As we crest the hill we begin a slight descent toward our left and reach the road again and the final aid station of the race. We check our watches to ensure we are still in front of the cut-off. We are.
Leaving the aid station we have a bit of a pep in our step. We know that other people have said that the first and last five miles of the race are the hardest, but we also know that we are almost there. Nothing stands in between us and the finish line. No aid stations. No road crossings. Just 5 miles of trail that goes up and down along the jagged ridge. We can turn back and quit or finish. Those are the choices.
We try to remember what these upcoming miles looked like this morning. We can’t. It seems like so long ago. It was.
It’s dark now for many of us. We stopped briefly at the last aid station to strap on our headlamps and continue on. The hanging ribbons shine brightly as the light from our headlamps catches the silvery reflective tape leading us home. We remember bits and pieces of the trail from the outbound trip so many hours ago. The jagged rocks. The sharp turn near the geocache location. Two and a half miles to go and a soft, orange glow warms the night sky to our left. We stop to investigate and see the city of Morehead. It is far below us, and we still have a few miles left. But the sight of the buildings and the ambient glow of the street lights and business signs gives us another boost of energy.
Despite the difficulty of these miles, we have a new spirit. We know we are now closer to the finish line than any aid station. Finishing the race is no longer just a goal of ours. It is now also the EASIEST thing we could do. It is farther for us to turn around and go back to the last aid station that it is to reach the finish line. Even if we did go back we’d have to wait for an hour or more before someone could come to the aid station and give us a ride back to campus. Alternatively, we could press onward with our own two feet and be there in a half hour. Or more. Or less.
We curse each downhill and each uphill. We barely have the strength to get up these short, steep climbs. Our legs can no longer take the beating of these relentless, rocky downhills.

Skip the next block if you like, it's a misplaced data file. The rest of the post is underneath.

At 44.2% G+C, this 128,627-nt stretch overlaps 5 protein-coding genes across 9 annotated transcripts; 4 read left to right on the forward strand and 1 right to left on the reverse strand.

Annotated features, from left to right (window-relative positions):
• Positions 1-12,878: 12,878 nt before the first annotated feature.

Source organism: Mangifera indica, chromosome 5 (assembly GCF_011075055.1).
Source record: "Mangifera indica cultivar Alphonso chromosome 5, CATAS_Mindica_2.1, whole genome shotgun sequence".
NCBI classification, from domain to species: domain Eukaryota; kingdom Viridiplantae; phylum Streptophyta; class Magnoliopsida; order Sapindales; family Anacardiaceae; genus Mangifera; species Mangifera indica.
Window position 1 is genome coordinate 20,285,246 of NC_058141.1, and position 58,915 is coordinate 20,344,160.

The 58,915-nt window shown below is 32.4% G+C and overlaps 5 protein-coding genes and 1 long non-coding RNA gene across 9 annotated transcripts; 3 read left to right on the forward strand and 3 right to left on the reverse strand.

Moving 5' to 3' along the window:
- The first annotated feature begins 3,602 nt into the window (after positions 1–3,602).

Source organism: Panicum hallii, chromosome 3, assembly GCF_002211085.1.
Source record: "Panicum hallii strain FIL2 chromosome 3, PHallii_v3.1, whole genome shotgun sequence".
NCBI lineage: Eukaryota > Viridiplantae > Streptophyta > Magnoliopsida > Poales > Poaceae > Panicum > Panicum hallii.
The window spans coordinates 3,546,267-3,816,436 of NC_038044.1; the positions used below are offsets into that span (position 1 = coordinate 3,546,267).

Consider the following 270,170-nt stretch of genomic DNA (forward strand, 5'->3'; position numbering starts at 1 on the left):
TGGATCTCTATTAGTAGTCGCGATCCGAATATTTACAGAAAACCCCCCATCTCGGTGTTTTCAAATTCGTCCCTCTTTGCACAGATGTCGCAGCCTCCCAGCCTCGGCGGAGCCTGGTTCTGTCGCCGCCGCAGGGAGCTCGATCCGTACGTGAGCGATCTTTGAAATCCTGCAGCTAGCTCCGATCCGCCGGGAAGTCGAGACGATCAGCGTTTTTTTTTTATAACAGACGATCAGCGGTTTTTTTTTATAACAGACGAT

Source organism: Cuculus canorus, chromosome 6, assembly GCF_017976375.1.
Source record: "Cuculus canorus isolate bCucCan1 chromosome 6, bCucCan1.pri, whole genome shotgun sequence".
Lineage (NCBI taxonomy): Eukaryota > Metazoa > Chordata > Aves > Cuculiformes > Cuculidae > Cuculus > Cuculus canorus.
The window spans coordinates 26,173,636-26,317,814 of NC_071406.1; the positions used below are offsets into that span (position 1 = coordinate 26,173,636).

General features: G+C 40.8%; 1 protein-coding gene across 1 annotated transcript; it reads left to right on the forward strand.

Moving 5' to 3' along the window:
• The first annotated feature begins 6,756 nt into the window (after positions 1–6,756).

We follow the reflective ribbons. They dot the trail leading back to Morehead like runway lights indicating the approach path for a lost aircraft. Leading us home. We take a sharp left where the trail forks. We remember that from this morning. We remember how close it was to the start line!
One more brutal climb and the trail finally begins to level and eventually descend gradually. You watch says 50 now. Maybe 51. Damn Race Directors.
The glow from the city has been straight ahead now and we at last reach what we have dreaded all day: that last downhill. The long, steep climbed that opened the race is now a horrid monster that threatens to send us to the finish line with fresh cuts and bruises. We stumble as our foot catches a root, but we stop ourselves by grabbing a nearby tree. Thankful to the young sapling we continue downward, hands out to balance and head down to illuminate the path. Reaching the bottom we know we’ve done it. We aren’t there yet, but we’ve done it. We pass the small pond that is alive with frogs making their springtime calls. We join the access road as the grass gives way to mud which gives way to gravel and eventually pavement.
Now we are running. It’s all adrenaline. It’s joy. It’s a strange relief that it is over. It’s anticipation.
Following the markers down the sidewalk we turn onto University Blvd. and hear the music from the finish line. We see the black flags of Next Opportunity Events rising above the tents and commotion on the lawn. The applause begins. The cheers. These people have been here all day welcoming poor souls just like us back from the test of a lifetime.
We reach the lawn and the final few steps through the finishing chute. The Race Directors are there. Those lying, cursed Race Directors!
Friends are there. Friends we’ve known for years. Friends we met just this morning. They waited for us. We’ll wait with them for the next finishers. We have finished the Big Turtle 50 Miler.